The French repatriation of African art is once again at the forefront of much discussion and debate in France, after four activists were recently fined for removing an African artifact from a Parisian museum in June. French museums hold about 90,000 pieces of African art and other artifacts that were seized or looted decades to centuries ago, during France’s colonial presence in Africa. Talk of repatriation and restitution of many of these items came to public attention in 2017, after French President Emmanuel Macron pledged to make art reparations a key goal of his during a speech in Burkina Faso. However, since that speech, only one item has been returned. The four activists that attempted to remove the African artifact this past June are members of a pan-African activism group and still assert that the item belongs in Africa, and that they were not stealing the item from the French government itself. Debates have sprung up since the crime, with some French citizens believing that repatriation is necessary and others maintaining that the 100,000 African items belong to France and must stay there.
In his 2017 speech in the capital of Burkina Faso, Macron explained that “there are no valid justifications [for the presence of copious African cultural items in France] that are durable and unconditional,” admitting that “African heritage must be highlighted in Paris, but also in Dakar, in Lagos, in Cotonou.” French academics of art history, African culture, and others supported his plans and apparent commitment to restitution. Recognizing the troubling colonial past of France in the African region, they felt that it was a step in the right direction for improving any lasting tensions from the colonial period as well as French-African relations. Conversely, many museum curators and directors were immediately opposed to Macron’s plans. For example, the President of Musée du Quai Branly-Jacques Chirac (which holds the majority of the African pieces in France) Stéphane Martin, worried for his museum’s stock being emptied, stated that repatriation “cannot be the only way, otherwise we will empty European museums.”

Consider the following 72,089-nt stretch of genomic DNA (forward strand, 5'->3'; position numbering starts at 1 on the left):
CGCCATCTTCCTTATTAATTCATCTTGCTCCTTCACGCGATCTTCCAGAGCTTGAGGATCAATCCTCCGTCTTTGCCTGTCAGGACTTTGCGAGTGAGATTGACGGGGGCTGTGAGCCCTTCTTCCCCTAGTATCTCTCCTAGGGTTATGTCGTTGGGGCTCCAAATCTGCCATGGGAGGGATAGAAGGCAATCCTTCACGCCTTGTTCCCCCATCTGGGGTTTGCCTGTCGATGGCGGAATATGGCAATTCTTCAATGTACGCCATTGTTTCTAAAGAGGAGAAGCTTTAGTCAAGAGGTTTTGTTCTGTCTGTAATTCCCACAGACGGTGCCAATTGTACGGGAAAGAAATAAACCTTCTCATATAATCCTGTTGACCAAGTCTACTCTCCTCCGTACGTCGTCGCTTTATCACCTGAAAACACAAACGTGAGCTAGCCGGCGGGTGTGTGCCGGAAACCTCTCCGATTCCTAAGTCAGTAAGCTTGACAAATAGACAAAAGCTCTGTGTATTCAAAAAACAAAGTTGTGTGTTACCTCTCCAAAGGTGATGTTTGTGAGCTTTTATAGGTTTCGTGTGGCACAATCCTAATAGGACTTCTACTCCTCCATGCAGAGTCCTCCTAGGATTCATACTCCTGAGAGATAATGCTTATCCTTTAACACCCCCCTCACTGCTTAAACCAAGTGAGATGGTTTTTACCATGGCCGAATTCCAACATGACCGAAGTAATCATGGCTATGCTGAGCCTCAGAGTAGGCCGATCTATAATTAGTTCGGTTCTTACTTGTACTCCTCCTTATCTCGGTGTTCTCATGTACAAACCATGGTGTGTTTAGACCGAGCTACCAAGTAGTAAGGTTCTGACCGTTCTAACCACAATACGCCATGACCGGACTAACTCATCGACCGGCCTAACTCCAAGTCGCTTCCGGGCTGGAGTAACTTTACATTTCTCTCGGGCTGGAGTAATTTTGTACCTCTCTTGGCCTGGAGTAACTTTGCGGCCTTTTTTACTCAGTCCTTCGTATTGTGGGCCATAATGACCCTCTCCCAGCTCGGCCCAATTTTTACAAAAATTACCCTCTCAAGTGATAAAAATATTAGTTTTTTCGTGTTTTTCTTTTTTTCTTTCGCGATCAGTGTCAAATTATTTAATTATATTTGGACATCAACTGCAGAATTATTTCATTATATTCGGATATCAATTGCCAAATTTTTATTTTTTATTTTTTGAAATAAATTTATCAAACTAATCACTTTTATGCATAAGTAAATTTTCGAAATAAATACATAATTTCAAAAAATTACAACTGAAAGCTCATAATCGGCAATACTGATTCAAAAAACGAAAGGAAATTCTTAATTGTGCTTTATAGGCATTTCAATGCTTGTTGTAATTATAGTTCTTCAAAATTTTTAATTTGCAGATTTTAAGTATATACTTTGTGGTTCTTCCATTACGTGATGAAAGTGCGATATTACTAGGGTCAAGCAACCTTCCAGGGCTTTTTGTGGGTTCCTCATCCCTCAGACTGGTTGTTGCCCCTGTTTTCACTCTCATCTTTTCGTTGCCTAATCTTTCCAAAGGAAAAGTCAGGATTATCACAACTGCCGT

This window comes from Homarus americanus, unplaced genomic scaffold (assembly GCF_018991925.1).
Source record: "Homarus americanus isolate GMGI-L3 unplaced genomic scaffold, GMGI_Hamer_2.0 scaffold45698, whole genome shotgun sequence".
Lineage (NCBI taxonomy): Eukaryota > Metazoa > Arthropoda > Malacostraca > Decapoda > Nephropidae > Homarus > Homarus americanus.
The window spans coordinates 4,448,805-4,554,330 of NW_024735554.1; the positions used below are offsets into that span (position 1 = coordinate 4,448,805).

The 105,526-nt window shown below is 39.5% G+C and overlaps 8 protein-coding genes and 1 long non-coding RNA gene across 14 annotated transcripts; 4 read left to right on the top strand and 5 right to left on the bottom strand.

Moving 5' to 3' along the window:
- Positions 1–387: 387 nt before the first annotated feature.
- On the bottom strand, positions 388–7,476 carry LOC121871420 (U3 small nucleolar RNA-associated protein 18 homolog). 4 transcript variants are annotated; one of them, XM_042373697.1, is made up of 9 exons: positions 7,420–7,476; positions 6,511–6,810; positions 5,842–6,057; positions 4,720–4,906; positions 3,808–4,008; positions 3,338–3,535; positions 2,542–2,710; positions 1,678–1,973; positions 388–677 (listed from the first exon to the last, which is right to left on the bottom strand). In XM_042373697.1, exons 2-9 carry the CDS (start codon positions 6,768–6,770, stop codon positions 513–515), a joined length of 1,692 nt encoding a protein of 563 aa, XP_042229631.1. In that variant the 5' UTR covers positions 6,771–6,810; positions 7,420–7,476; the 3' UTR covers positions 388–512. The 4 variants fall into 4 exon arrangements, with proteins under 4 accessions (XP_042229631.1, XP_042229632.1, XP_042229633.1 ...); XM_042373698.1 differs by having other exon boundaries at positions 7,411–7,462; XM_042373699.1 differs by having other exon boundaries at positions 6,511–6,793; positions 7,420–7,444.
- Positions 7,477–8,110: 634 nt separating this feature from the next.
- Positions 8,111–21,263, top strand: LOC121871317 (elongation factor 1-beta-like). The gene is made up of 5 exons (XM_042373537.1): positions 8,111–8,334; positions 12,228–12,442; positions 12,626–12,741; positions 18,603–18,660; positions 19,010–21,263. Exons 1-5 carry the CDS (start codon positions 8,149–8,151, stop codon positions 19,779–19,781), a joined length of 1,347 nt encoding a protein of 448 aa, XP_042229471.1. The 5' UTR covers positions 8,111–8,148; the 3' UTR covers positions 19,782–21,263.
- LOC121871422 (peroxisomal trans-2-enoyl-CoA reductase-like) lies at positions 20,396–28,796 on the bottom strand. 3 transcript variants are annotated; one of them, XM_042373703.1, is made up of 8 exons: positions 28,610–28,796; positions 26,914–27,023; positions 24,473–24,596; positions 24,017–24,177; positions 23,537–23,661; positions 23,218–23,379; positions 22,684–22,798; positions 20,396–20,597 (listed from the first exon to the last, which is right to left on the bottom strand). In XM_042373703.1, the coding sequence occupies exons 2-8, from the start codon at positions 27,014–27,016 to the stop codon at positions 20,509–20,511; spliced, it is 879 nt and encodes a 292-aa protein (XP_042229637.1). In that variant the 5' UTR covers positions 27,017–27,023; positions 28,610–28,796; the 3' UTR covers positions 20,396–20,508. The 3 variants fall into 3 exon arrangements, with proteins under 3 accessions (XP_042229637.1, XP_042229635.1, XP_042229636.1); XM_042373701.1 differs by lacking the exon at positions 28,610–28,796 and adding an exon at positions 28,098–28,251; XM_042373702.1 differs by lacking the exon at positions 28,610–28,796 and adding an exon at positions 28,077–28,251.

Three years later, it is concerning how little progress has been made on what Macron stated was one of his highest priorities. Though an extensive report was commissioned by Macron shortly after his original speech in 2017 to draft a plan of restitution to African countries, only one item has been returned out of almost 100,000, and the subject of reparations has barely been refreshed since. It reflects poorly upon France and the French government, particularly President Macron, that no positive change has been made – especially in a time of racial injustice and tension in France and around the world.
Though a detailed plan was created for Macron and explained possible ways to repatriate the African cultural items throughout France, there are some legal setbacks that will make it difficult to officially return most of the artifacts. Within the French constitution is a rule that any public art held in France is inalienable, and therefore cannot be removed from the country. This principle, created centuries ago and maintained today, can absolutely hold Macron back from officially returning artifacts. Since the vast majority of the cultural artifacts are housed in French public collections and public museums, they are not allowed to be ceded to other countries indefinitely. However, the plan drafted for Macron took this into account, and suggested other partial repatriation methods such as loaning items to be housed in their countries of origin but ultimately owned by the French.
Clearly, looking at how the past few years of the Macron administration have gone, it is unclear if any concrete progress will be made on restitution between France and African countries. However, the discussion and debate over restitution as a whole that has sprung up after the demonstration of the four French-African activists months ago is progress itself. Hopefully they will continue on and enact real change in African-French relations, starting with repatriation.
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